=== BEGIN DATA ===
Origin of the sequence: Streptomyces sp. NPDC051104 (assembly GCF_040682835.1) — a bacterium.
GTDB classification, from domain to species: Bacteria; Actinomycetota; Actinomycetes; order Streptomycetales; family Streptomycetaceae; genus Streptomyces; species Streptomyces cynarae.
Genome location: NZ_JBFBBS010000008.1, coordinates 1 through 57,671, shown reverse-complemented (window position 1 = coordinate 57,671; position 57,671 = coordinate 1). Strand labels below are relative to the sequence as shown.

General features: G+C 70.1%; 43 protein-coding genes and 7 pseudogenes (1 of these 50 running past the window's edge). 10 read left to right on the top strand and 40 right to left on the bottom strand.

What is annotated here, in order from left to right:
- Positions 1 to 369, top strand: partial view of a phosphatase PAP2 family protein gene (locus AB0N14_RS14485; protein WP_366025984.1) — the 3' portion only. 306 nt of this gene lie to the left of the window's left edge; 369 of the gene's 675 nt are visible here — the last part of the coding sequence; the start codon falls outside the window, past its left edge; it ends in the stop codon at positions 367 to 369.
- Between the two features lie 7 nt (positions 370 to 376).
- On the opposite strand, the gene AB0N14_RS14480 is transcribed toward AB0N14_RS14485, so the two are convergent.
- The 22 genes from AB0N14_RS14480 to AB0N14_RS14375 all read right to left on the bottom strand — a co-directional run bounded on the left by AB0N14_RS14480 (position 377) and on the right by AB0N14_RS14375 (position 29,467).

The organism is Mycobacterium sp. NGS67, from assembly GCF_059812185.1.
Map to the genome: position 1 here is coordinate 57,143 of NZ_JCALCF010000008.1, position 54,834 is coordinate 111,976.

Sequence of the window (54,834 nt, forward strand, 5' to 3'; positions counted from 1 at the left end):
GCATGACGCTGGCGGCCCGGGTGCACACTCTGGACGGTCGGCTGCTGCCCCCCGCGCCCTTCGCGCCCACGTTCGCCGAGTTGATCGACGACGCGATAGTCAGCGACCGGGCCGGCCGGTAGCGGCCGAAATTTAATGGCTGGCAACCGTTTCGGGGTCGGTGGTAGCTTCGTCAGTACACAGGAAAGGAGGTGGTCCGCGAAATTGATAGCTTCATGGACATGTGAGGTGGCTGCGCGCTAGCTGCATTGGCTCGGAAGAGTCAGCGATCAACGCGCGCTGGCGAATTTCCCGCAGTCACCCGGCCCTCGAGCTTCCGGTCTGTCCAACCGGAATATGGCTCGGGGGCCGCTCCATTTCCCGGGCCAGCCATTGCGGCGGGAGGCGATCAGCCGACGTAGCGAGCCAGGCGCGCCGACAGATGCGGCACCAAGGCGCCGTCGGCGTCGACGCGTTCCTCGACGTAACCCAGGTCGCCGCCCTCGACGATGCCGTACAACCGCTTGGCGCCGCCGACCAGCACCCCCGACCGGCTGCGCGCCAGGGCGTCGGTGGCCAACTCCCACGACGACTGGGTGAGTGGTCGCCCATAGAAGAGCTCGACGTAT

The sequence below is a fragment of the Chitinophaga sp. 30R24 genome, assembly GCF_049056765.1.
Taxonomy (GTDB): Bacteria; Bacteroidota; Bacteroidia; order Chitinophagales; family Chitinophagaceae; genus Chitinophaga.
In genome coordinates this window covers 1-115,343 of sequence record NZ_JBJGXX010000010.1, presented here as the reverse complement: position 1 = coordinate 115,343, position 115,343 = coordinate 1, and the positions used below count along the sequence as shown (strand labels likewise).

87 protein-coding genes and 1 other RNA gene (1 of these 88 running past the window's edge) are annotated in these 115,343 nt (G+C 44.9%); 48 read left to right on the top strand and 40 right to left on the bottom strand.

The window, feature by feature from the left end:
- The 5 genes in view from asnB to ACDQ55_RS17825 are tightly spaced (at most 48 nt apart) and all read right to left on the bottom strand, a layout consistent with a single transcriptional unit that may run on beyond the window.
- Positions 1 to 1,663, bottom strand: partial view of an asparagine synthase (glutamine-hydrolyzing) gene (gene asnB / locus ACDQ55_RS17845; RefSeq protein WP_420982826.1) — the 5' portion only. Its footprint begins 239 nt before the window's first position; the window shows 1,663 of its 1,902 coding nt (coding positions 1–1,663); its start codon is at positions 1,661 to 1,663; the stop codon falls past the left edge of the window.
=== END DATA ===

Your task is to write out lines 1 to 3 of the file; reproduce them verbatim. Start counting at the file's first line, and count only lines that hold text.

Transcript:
Origin of the sequence: Streptomyces sp. NPDC051104 (assembly GCF_040682835.1) — a bacterium.
GTDB classification, from domain to species: Bacteria; Actinomycetota; Actinomycetes; order Streptomycetales; family Streptomycetaceae; genus Streptomyces; species Streptomyces cynarae.
Genome location: NZ_JBFBBS010000008.1, coordinates 1 through 57,671, shown reverse-complemented (window position 1 = coordinate 57,671; position 57,671 = coordinate 1). Strand labels below are relative to the sequence as shown.